Samgyetang, Korean Chicken Soup

I finally got around to making some samgyetang, another of my favourite Korean dishes. Samgyetang is Korea’s version of chicken noodle soup, and it just so happens to also fit in with my candida-destroying diet I’m on right now too.

I recently went to visit an Ayurvedic doctor who diagnosed my pitta dosha (which is my ayurvedic body type) as out of balance, and prescribed a strict diet to sort me out. The diet doubles as a candida diet to rid the body of excess candida yeast. So far, it’s been working pretty well I think, and it has challenged me to come up with meals that are tasty and that fit within my guidelines. The restrictions sound scary (lots of no’s: no refined flour, no yeast, no red meat, nothing fermented, no dairy, no caffeine, no sour, no sugar), but I haven’t really felt deprived. There’s a lot one can do with vegetables, chicken, shrimp, and whole grains.

So samgyetang, healthy and delicious — the best I ever had was in a restaurant in Seoul in the tourist district of Insa-dong. The key to the flavour and nourishment of this soup is the herbal blend. I picked up a package of mixed herbs at Seoul Mart that had everything I needed for the soup. The package contained antler, astragalus, garlic, jujube, angelica, ginseng, and Japanese raisin tree bark. Sound appetizing? The dried herbs definitely have the smell of a Chinese herbal shop.

They are, however, the most important part of the soup. You can do without the antler and the astragalus and the tree bark, but you need the ginseng and the jujube for sure. Other recipes or blends add gingko nuts as well. I bought a couple of cornish hens to use for the soup. After washing them well, I stuffed about a quarter of a cup of uncooked short grain rice inside the bird, along with a couple of garlic cloves. Then, into the pot it all goes to boil for at least an hour.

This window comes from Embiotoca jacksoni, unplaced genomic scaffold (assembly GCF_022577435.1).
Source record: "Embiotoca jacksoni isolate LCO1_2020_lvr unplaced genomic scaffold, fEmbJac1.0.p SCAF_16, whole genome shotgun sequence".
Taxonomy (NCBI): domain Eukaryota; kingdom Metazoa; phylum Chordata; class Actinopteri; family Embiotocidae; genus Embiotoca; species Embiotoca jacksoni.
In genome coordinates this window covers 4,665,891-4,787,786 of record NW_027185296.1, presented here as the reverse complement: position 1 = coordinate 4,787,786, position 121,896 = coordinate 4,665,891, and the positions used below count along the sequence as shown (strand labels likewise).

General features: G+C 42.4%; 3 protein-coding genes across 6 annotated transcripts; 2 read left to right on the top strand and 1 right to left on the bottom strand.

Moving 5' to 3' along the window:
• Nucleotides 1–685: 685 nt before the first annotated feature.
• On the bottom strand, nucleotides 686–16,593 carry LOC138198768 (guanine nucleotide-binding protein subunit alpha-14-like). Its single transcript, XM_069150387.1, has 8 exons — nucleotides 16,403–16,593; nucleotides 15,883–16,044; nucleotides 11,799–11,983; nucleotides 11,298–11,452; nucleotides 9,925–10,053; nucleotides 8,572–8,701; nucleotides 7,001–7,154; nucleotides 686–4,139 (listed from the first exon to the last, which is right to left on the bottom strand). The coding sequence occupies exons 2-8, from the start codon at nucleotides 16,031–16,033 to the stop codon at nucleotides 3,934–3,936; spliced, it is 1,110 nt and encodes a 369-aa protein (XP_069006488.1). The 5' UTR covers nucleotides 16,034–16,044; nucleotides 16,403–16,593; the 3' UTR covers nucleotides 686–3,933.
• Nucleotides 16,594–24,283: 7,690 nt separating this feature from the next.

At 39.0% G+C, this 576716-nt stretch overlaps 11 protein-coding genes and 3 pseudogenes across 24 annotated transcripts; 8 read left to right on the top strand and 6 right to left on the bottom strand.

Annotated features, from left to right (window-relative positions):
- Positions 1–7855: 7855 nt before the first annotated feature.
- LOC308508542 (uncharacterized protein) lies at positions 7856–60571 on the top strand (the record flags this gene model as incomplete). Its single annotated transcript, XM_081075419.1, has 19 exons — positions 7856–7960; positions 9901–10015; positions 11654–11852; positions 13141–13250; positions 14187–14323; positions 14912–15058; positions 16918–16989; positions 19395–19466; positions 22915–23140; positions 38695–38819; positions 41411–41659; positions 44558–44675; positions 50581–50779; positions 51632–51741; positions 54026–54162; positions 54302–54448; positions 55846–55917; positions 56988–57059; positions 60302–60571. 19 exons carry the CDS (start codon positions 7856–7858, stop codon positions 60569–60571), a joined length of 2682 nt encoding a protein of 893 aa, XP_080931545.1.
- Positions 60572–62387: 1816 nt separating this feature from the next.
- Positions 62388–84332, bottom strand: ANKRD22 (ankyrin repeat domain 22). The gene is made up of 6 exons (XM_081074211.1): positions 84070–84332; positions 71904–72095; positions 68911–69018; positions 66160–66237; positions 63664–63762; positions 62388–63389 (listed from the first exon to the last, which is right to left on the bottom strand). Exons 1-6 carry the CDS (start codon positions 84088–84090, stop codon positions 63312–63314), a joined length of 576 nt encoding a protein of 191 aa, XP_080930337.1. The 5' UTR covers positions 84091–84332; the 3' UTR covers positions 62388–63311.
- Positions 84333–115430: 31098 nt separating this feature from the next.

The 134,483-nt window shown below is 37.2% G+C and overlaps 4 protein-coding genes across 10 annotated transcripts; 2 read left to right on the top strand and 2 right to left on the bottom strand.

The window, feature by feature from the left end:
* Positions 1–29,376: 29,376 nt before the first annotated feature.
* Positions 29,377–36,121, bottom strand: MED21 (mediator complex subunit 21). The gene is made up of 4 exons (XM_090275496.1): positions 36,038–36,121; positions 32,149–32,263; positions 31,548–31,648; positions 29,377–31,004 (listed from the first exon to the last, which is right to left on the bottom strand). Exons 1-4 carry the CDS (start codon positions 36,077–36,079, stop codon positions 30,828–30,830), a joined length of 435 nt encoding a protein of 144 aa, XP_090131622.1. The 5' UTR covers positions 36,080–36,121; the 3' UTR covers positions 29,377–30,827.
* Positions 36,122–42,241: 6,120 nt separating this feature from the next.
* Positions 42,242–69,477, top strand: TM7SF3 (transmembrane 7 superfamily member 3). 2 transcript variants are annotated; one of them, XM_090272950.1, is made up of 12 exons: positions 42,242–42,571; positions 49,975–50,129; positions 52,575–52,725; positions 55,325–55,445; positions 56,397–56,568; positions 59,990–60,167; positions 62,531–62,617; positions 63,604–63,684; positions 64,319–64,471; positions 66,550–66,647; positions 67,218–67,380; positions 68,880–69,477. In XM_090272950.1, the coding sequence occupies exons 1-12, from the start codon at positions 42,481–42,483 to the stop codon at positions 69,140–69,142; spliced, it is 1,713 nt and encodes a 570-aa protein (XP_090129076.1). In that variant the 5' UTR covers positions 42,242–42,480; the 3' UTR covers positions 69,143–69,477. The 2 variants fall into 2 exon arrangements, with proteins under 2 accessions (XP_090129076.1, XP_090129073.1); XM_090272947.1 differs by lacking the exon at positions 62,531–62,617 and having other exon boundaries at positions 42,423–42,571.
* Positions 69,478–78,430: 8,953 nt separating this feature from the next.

As the soup is simmering, skim off fat and scum. Then, when it’s done, all you need to do is place the chicken in a bowl, ladle some broth on top, and serve up with chopsticks and a spoon. Add some salt and hot pepper paste if you want an extra kick.

It’s definitely a different experience, having a whole bird to dissect with your chopsticks in a broth that has tree bark floating around in it, but I find it quite enjoyable. I just wish I could return to Korea for the pro samgyetang experience. A food tour of Korea is definitely high on my if-I-ever-win-the-lottery list.



  1. I remember this soup well as when Robyn & I visited you in Korea, Yowan (sp?) took us all to this little back alley restaurant!! The soup was delicious – an you are right about dissecting the whole chicken – it is an experience, but a delicious one!

    Your display looks very impressive – good enuf to eat, in fact!!

  2. Wow, This i would actually try….Though i can’t even pronounce majority of the ingredients and would find it very weird to scoop broth inbetween twigs in my soup.

    And that’s just way to much chicken for 1 sitedown.

    You didn’t add Salt did you?

    And your able to have Hot Pepper Paste?!?

    I would like to try this.

    • I admit, boiled chicken doesn’t look that appetizing. The chicken was very tender and moist though 😉
      Eggs white got the okay. Sadly, not the egg yolks. I love runny yolks. But egg white omelettes aren’t so bad. I don’t like to waste the yolks, so I tried the carton o’ egg whites (another not so appetizing chicken product) and it seems there are better and worse brands. I can’t remember which brand was good of course, so I’ll have to shop by intuition next time.

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